Since the Socialists teamed up with the far left in the autumn to oust a center-right administration, the economy has shown some signs of worsening. Unemployment, which had fallen since mid-2013, rose in the fourth quarter to 12.2 percent from 11.9 percent in the third.
Investment and business confidence fell, spelling challenges ahead, while quarterly growth practically stalled.
Political analyst Adelino Maltes says cohesion between the government and its leftist allies, which Prime Minister Antonio Costa needs for support in parliament, hinges on the economy.
“How the economy reacts is the secret of the continuation of Costa’s bargaining,” he said. “Everything depends on the economy. Change could happen quickly.”
Alexandra Silva, 43, an unemployed graphic designer and a mother of two living on the outskirts of Lisbon, was laid off in early 2014 and since then has seen her unemployment benefits halved to around 420 euros a month.
“I’ve been constantly looking for a job all this time, signed up at the jobs center, but there are no jobs and life has not gotten better at all, much worse actually,” she said. “Whoever is in government, they don’t give us much hope.”
She makes some money on the side selling sweets at craft fairs around Lisbon, but says that business has gone downhill.
The European Commission has already made Lisbon take extra fiscal measures worth nearly 1 billion euros in higher indirect taxes - mainly on petrol - in this year’s budget, reducing the impact of higher wages. Brussels may well demand more cost cutting in May if, as it has suggested, Portugal fails to comply with the EU fiscal rules.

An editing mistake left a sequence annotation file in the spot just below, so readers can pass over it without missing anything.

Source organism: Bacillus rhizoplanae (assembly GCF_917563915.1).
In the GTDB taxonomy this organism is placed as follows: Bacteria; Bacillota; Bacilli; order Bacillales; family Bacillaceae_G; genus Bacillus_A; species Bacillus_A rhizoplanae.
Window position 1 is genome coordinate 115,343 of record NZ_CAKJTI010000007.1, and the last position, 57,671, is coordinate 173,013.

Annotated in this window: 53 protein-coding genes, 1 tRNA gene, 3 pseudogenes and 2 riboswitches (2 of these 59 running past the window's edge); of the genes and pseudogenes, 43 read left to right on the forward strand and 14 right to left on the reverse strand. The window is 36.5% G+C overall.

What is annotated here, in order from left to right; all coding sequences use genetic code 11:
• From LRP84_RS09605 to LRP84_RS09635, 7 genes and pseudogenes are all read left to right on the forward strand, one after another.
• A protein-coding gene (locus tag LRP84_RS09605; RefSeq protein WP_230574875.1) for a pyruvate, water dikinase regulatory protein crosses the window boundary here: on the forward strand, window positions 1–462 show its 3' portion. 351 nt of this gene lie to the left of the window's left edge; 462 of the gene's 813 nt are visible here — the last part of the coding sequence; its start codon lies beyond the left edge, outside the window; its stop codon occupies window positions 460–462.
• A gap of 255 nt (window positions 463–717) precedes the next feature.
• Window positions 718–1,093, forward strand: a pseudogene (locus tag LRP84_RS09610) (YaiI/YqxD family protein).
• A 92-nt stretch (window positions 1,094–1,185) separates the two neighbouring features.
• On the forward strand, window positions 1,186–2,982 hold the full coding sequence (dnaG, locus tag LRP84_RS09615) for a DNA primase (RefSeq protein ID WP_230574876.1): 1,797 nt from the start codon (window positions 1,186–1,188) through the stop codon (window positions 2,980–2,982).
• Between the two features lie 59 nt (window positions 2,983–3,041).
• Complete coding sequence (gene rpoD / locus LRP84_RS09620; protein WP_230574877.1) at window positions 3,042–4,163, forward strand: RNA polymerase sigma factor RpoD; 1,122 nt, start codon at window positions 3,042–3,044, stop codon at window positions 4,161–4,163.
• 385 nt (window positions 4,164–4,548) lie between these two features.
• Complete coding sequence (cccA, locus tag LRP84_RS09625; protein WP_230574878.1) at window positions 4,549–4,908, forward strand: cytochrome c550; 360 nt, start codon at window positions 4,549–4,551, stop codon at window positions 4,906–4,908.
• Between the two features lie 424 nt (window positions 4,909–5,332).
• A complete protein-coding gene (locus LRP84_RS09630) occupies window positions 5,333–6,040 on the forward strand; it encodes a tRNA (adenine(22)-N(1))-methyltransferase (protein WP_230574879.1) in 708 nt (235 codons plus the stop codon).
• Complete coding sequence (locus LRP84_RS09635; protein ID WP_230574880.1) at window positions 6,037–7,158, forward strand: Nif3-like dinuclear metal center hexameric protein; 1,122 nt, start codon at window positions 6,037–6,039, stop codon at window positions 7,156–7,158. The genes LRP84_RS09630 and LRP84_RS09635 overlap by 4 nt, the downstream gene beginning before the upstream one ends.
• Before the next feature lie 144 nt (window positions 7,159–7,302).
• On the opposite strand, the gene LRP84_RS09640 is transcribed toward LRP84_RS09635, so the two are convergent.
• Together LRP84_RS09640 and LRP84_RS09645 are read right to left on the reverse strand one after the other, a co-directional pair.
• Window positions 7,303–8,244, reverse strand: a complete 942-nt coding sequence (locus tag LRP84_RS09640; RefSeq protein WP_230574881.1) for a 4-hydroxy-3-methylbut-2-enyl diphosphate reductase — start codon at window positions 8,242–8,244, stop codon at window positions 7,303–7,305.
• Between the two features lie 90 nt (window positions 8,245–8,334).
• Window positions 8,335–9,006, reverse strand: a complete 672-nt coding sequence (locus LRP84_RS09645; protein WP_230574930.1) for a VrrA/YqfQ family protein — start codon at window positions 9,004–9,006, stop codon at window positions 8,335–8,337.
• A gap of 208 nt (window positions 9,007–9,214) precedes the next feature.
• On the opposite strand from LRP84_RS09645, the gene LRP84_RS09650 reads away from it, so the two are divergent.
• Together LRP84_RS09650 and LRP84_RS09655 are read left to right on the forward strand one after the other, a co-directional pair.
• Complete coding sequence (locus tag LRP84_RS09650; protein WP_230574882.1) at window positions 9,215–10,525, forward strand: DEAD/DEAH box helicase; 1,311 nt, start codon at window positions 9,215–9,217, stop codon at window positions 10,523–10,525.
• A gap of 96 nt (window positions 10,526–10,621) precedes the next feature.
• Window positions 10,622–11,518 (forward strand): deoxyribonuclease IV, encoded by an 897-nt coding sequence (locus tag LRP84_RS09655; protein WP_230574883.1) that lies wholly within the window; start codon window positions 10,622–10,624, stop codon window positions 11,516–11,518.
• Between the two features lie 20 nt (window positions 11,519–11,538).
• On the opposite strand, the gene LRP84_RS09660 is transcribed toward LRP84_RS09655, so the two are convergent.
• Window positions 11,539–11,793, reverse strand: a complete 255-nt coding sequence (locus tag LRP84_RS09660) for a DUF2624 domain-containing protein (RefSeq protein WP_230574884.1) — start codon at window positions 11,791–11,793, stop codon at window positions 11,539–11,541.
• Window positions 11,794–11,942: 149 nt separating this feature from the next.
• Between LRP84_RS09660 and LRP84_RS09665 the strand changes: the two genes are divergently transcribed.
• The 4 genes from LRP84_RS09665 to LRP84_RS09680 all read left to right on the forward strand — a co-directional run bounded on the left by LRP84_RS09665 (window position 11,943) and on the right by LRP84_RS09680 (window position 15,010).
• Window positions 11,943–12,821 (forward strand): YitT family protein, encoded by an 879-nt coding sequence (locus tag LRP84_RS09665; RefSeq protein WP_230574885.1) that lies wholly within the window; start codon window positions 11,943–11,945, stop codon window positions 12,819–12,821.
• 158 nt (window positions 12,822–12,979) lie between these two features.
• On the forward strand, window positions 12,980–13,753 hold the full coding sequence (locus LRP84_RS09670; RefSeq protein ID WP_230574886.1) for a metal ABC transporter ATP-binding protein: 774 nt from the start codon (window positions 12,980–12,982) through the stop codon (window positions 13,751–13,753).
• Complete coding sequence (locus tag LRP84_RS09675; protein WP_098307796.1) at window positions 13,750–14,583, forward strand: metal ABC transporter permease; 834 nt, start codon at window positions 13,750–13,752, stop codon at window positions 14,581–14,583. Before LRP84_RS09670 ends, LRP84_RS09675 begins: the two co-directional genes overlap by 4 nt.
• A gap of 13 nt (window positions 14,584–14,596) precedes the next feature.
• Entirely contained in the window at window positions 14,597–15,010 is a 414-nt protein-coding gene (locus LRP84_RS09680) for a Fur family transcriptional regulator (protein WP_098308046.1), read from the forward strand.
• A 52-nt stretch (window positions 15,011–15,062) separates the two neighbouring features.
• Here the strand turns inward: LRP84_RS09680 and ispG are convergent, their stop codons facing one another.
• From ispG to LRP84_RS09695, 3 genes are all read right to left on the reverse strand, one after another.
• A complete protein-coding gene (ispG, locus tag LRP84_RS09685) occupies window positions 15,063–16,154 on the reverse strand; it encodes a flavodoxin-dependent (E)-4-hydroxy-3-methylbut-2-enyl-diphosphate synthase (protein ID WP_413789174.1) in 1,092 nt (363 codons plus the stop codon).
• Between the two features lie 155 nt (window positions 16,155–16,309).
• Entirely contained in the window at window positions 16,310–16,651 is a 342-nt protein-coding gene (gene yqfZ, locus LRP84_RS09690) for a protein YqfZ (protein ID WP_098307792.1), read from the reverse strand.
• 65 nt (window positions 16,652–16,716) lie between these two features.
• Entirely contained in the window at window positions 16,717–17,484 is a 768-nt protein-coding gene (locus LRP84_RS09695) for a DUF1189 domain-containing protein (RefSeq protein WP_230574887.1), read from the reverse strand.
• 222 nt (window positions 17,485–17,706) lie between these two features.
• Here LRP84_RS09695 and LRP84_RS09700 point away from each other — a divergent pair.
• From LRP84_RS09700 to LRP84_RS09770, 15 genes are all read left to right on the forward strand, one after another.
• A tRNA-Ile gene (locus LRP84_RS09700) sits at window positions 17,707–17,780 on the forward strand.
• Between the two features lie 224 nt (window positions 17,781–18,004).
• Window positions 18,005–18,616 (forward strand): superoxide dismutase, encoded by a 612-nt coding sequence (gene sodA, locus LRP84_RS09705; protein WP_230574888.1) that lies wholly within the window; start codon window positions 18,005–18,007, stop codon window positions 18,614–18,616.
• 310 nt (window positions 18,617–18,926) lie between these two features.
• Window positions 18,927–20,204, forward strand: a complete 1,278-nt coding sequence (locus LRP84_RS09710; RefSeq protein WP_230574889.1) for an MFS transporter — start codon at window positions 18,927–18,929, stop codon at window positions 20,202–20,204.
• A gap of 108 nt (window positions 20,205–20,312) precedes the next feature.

“Let’s not delude ourselves. The pressures from the European Commission are today the biggest risk to the implementation of this project,” senior Left Bloc lawmaker Mariana Mortagua told parliament last week, calling demands for cuts “stratospheric”.
Complicating matters for the moderate Socialists, both far-left parties have revived talk of a debt renegotiation, arguing that the burden is unsustainable. The government says that at 130 percent of GDP the debt is manageable and can be reduced via budget controls and growth.
Such tensions could very well put Costa in a bind if there is a showdown with Brussels, or a potential economic shock such as a downgrade of the country’s debt rating by agency DBRS, which holds the only investment grade mark on Portugal.
A cut into junk territory “would be catastrophic” since Portugal could then be shut out of the European Central Bank’s bond-buying program, said political scientist Viriato Soromenho-Marques. Conversely, he does not think the EU watchdog will be tough on Portugal since countries like France and Italy are in a worse fiscal position.
The biggest risk is that the economy only limps along, undermining the government’s rosy revenue and growth forecasts.
Business leaders have warned that fuel tax hikes and the interruption of corporate tax cuts initiated by the previous government will hurt investment and growth, undoing competitiveness gains of the past few years.
Editing by Paul Taylor